*Celtic Tribal Spirituals with Amzie Adams, Dave Geare & Spirit Walker
*Buddhist Chanting with New Orleans Zen Temple
*Tonya Boyd
*And more to be announced soon!

Embrace The Healing Center’s transformative realm with Sacred Alters by various interfaith altars including;
*Ricky Pustanio – Kuan Yen
*Mico Red Hawk – Native/Indigenous
*Sen Elias – Wiccan
*Gaël Thompson – Buddhist flower mandala
*Kelly Cutrone – Goddess
*Alexei Kazantsev – Eastern Orthodox
*Darlene Marcela – Catholic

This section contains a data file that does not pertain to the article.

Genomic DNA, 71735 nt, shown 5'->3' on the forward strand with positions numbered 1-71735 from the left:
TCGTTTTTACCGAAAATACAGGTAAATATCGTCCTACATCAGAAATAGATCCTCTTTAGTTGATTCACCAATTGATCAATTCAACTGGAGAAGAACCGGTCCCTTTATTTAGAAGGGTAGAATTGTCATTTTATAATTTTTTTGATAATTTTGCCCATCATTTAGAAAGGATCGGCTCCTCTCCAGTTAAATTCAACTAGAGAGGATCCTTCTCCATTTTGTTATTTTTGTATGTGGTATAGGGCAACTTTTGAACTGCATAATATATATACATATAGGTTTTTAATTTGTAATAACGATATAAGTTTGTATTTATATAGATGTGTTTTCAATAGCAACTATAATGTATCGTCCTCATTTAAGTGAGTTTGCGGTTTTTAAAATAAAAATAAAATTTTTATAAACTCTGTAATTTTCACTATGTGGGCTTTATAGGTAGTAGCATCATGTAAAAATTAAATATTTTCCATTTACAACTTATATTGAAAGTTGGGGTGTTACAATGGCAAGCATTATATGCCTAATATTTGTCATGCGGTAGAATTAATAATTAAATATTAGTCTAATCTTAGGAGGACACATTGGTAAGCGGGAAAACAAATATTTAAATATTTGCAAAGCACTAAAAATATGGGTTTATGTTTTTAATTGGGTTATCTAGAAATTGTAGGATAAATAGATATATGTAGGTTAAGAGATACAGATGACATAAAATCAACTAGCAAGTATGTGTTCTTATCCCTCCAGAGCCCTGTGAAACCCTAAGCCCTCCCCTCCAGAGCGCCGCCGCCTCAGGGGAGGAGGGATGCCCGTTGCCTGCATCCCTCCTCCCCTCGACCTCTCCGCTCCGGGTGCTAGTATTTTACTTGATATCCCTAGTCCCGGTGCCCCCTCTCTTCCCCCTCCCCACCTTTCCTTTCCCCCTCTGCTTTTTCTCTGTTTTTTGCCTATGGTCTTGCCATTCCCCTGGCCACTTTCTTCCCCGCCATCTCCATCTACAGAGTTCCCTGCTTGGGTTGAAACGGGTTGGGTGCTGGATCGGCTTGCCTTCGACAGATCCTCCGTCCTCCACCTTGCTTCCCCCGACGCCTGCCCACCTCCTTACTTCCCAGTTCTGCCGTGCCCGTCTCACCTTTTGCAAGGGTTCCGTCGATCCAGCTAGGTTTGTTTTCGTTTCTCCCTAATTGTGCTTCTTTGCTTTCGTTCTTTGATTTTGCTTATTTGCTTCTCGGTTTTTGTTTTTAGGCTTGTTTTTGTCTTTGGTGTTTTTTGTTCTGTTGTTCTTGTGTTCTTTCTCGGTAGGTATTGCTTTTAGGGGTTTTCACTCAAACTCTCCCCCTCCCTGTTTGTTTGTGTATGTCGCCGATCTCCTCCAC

*Marcela Singleton – something natural
*Andrew Wiseman – African Ewe
*Bishop Coleman – Black Hawk
*Big Chief Demond Melancon – Mardi Gras Indian suit
*Greta Gladney – Ancestor Tree

Experience workshops, classes, interactive displays and more!

‘Come Together’ at this year’s Peace Walk! Join the neighborhood and Strive Towards Solidarity with your neighbors. Meet at St. Roch Park at 9:00am | Walk at 9:20am.

Now more than ever, come together to become part of this funky, inspiring, all-encompassing festival to celebrate faith, community, and the spirit that is human life!